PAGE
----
Mangroves Growing through the Detention Floor at Bucharest International Airport
Part of The Hauntologists
© Edson Beny Dias
2022, performance by Gayatri Kodikal
30 September 2022, 18-19 hrs, BAK, basis voor actuele kunst, Utrecht
You can reserve your spot by booking a ticket with the link above. The ticket also provides entry to the exhibition on the day of the performance.
Mangrove forests are a tropical coastal ecology on the liminal edges of the colonized world: impenetrable, interstitial, sometimes water, and sometimes land. They let the ocean and its wastage seep in, encircling it through the rhythmic motion of the tidal currents; they are a shapeshifting thing, where multiple histories and languages extend like tentacles and intermingle with no hierarchies. They are, in short, a site of continual refiguration. This is where the mangrove as a natural archive and the mangrove as a game-world are born.
Thinking with the mangrove forest produces a collaborative site for reflection and study. The mangrove forest invokes a cultural charge that contaminates the people that live in it and think with it. This relationality comes forth when people acknowledge a peculiar kind of embodied knowledge as they skirt alongside the dark unknowns, the eerie viscous substrate—a ghostly presence of a void that lives, and, like a dreaming site, produces its own subjective intentionality.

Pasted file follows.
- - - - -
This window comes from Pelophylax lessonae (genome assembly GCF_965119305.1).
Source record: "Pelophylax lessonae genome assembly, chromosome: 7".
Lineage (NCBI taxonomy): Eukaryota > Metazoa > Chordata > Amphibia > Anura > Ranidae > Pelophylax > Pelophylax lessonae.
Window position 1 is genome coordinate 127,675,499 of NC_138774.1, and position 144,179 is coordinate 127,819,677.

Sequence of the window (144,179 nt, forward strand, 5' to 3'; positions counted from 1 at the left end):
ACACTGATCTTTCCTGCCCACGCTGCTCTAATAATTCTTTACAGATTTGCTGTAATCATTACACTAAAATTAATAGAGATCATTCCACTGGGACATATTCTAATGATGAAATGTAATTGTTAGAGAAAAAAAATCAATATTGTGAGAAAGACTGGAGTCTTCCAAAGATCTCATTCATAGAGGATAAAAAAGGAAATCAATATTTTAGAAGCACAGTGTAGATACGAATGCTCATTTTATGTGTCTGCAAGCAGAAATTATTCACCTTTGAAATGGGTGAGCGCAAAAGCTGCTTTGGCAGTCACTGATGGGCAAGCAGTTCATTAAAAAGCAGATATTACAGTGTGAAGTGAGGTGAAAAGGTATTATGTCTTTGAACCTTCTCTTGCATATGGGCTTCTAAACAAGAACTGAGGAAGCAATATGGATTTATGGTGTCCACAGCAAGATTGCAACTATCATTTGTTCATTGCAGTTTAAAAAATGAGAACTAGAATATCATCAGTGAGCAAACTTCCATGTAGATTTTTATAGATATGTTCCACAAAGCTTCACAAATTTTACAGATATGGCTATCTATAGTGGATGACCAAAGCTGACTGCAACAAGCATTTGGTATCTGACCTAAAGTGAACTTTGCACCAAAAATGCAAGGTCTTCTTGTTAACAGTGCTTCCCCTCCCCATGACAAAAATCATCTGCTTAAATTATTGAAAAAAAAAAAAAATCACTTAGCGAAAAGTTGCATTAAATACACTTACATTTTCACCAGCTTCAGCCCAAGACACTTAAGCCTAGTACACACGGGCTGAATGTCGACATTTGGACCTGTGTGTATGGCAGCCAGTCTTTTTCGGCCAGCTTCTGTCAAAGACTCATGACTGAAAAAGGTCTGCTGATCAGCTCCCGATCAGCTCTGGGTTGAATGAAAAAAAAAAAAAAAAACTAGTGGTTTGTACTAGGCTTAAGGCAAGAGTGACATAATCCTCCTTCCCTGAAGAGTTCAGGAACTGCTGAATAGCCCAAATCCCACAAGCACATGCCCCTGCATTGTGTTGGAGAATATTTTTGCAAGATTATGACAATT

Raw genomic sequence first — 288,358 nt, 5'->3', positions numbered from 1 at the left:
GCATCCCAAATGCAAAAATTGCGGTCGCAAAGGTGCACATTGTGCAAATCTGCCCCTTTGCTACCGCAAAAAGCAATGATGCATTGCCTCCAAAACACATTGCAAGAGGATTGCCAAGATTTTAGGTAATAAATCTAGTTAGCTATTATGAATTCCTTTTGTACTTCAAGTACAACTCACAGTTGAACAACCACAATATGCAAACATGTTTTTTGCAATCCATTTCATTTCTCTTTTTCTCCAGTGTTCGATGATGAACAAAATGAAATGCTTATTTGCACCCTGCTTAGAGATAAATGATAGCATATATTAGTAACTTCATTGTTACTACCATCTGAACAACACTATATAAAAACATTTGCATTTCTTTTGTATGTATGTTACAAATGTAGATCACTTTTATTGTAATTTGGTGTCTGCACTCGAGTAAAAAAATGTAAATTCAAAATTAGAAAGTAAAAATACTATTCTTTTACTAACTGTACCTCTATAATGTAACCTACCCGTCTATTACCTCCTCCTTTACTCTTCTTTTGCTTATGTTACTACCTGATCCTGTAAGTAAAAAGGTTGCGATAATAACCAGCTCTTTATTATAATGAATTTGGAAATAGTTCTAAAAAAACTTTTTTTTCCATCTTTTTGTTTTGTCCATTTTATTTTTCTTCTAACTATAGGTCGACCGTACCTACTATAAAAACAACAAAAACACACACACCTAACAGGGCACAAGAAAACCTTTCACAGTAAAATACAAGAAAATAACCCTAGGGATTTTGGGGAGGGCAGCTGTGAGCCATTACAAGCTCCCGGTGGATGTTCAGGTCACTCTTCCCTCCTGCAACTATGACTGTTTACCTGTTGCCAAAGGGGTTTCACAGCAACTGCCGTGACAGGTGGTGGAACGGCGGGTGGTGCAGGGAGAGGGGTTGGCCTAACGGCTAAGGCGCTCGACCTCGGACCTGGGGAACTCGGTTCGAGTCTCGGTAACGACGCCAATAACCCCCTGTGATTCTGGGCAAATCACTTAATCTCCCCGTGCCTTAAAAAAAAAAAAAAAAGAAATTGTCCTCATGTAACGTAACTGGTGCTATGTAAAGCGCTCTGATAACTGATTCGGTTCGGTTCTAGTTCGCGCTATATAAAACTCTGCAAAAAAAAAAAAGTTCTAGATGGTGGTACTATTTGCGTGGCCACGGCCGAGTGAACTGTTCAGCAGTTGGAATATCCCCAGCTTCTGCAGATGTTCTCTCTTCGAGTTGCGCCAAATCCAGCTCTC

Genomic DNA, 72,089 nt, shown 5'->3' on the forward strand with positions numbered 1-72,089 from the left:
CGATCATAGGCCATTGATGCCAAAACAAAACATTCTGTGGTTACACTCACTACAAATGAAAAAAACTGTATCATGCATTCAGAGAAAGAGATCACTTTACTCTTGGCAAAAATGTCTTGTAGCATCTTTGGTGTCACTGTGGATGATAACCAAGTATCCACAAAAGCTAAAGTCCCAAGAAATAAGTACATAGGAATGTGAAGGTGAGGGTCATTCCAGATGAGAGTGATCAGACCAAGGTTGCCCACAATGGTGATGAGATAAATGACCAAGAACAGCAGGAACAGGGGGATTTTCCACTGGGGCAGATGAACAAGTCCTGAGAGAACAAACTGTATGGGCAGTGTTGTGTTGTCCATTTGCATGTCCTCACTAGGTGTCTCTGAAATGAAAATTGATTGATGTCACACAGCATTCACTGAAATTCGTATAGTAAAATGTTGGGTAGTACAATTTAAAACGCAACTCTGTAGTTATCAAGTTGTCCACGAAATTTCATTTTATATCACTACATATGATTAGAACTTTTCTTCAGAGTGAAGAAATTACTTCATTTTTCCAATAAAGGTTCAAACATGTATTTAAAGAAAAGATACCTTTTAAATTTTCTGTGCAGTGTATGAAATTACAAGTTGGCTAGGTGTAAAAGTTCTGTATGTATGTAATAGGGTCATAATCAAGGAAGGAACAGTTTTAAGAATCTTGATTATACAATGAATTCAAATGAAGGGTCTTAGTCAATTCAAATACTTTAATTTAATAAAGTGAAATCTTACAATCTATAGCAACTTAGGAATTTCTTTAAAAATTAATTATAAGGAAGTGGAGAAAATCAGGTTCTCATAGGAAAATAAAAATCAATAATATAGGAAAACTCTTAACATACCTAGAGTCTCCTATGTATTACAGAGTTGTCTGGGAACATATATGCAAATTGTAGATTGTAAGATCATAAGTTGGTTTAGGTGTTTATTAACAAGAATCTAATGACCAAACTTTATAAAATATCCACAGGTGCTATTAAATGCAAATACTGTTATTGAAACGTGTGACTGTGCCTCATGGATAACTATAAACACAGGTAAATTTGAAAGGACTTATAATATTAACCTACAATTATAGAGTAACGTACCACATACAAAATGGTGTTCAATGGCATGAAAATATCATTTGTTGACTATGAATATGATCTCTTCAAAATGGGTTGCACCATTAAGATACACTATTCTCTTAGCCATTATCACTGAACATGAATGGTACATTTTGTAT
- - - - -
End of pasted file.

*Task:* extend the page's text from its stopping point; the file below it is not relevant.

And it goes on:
There is no escape out of the mangrove game-world; one can only sink deeper into its tightening grasp—from mud into chaos. Taking from a beating source of cultural and historical imaginations across geographies and time, the mangrove world grows its roots with no sense of territoriality nor fixity. It is the place of escape itself, as well as a place of refuge. The politics of relationality is in the details and in the complexity of interactions in different worldings. In a single misstep, the carefully constructed backdrop of techne—the parameters of knowing and understanding—is withdrawn and the player falls endlessly into the void. The chaos placed outside of order, outside of the system, reveals itself. A story of when mangroves grew in the detention floor of the Bucharest International Airport ensues. The detention floor floats in an in-between space, a threshold that holds the extent of human limit and its contractions. How do you check your privileges of free movement, to be able to travel to any destination with no dire consequences, reaping the rewards of trade and spontaneous flight? For the west, free movement is second nature, an unthought of privilege, and for a large part of the world it is like navigating the dense mangrove game-world.